Corporate Agent

AAA

DEFINITION of 'Corporate Agent'

A type of trust company that acts on behalf of corporations and some types of governmental entities. Corporate agents provide various types of banking services for corporate clients, such as check clearing, payment of interest and dividends and stock purchase and redemption. They can also collect taxes on behalf of governmental agencies.

BREAKING DOWN 'Corporate Agent'

Banks act as corporate agents in order to generate additional revenue. This diversifies their income stream away from just the retail banking sector and gives them a more stable revenue base. Most of the services provided by corporate agents are noncredit services, which means the service doesn't involve any extension of credit.

RELATED TERMS
  1. Corporation

    A legal entity that is separate and distinct from its owners. ...
  2. Subchapter S (S Corporation)

    A form of corporation that meets the IRS requirements to be taxed ...
  3. Paying Agent

    An agent who accepts payments from the issuer of a security and ...
  4. Agent

    1. An individual or firm that places securities transactions ...
  5. Revenue Agent

    An accountant who works for the U.S. Internal Revenue Service ...
  6. Escrow Agent

    An entity that has fiduciary responsibilities in the transfer ...
Related Articles
  1. Bonds & Fixed Income

    Taking Advantage Of Corporate Decline

    A bankrupt company can provide great opportunities for savvy investors.
  2. Active Trading Fundamentals

    The 4 Biggest Private Equity Firms in London

    Discover information about the largest private equity firms that are headquartered in London, ranked by total assets under management.
  3. Credit & Loans

    Refinance Vs. Debt Restructuring: What's Best For Your Credit Score?

    Discover key differences between refinancing and restructuring debt in regard to terms, the negotiation process and effect on credit scores.
  4. Investing Basics

    Explaining Rehypothecation

    Rehypothecation occurs when an asset used as collateral for one party is reused in another transaction.
  5. Investing

    Career Choice: Bulge Bracket Vs. Boutique Bank

    Bulge bracket banks offer higher salaries and prestige. But boutique banks are rapidly gaining market share and may offer better work/life balance and job security.
  6. Personal Finance

    Careers: Equity Research Vs. Investment Banking

    Equity research is sometimes viewed as the unglamorous, lower-paid cousin to investment banking. In this article, we compare the two careers.
  7. Stock Analysis

    Morgan Stanley's Profitablity: Bank on It (MS)

    The economy offers few certainties, but Morgan Stanley's profitability might be one of them.
  8. Investing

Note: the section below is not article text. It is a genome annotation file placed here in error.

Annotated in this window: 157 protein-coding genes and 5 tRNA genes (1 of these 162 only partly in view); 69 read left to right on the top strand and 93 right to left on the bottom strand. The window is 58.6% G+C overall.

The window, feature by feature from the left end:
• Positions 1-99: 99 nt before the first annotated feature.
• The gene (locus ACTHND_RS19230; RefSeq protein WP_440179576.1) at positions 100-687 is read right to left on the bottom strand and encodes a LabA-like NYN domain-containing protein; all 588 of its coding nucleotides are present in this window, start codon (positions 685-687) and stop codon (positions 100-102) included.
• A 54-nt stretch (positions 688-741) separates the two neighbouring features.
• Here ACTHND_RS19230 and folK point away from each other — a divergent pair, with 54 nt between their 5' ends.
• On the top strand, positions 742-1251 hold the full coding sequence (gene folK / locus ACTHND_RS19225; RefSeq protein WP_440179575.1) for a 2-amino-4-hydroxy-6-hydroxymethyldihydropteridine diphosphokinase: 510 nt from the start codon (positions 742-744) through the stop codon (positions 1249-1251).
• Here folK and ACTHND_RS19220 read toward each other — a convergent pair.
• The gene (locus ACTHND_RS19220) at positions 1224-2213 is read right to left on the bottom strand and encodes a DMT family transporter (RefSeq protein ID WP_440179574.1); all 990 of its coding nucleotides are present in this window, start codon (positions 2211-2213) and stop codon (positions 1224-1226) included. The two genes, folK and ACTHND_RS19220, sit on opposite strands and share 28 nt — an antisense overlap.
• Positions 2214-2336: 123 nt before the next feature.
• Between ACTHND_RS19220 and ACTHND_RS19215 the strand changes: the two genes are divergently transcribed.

Jamie Dimon Biography

    Jamie Dimon must be the most fearless man on Wall Street.
  9. Investing

    7 Reasons You Will Make a Good Investment Banker

    Many seek at the door of investment banking, but few can enter. Possessing these seven traits will help you land a job and succeed in investment banking.
  10. Investing

    7 Reasons Investment Banking Is Not for You

    Even if you possess the education, experience and enthusiasm to land a coveted investment banking gig, here are seven reasons to find another career.
RELATED FAQS
  1. Who are the key players in the bond market?

    The bond market can essentially be broken down into three main groups: issuers, underwriters and purchasers. The issuers ... Read Full Answer >>
  2. What is the difference between investment banks and merchant banks?

    Merchant banks and investment banks, in their purest forms, are different kinds of financial institutions that perform different ... Read Full Answer >>
  3. Why do companies issue debt and bonds? Can't they just borrow from the bank?

    Companies issue bonds to finance operations. Most companies can borrow from banks, but view direct borrowing from a bank ... Read Full Answer >>
  4. What's the difference between a bank guarantee and a letter of credit?

    A bank guarantee and a letter of credit are similar in many ways but they're two different things. Letters of credit ensure ... Read Full Answer >>
  5. How does investment banking differ from commercial banking?

    Investment banking and commercial banking are two primary segments of the banking industry. Investment banks facilitate the ... Read Full Answer >>
  6. Why do commercial banks borrow from the Federal Reserve?

    Commercial banks borrow from the Federal Reserve primarily to meet reserve requirements when their cash on hand is low before ... Read Full Answer >>

You May Also Like

Hot Definitions
  1. Financial Crisis

    A situation in which the value of financial institutions or assets drops rapidly. A financial crisis is often associated ...
  2. Election Period

    The period of time during which an investor who owns an extendable or retractable bond must indicate to the issuer whether ...
  3. Shanghai Stock Exchange

    The largest stock exchange in mainland China, the Shanghai Stock Exchange is a nonprofit organization run by the China Securities ...
  4. Dead Cat Bounce

    A temporary recovery from a prolonged decline or bear market, followed by the continuation of the downtrend. A dead cat bounce ...
  5. Bear Market

    A market condition in which the prices of securities are falling, and widespread pessimism causes the negative sentiment ...
  6. Alligator Spread

    An unprofitable spread that occurs as a result of large commissions charged on the transaction, regardless of favorable market ...
Trading Center
×

You are using adblocking software

Want access to all of Investopedia? Add us to your “whitelist”
so you'll never miss a feature!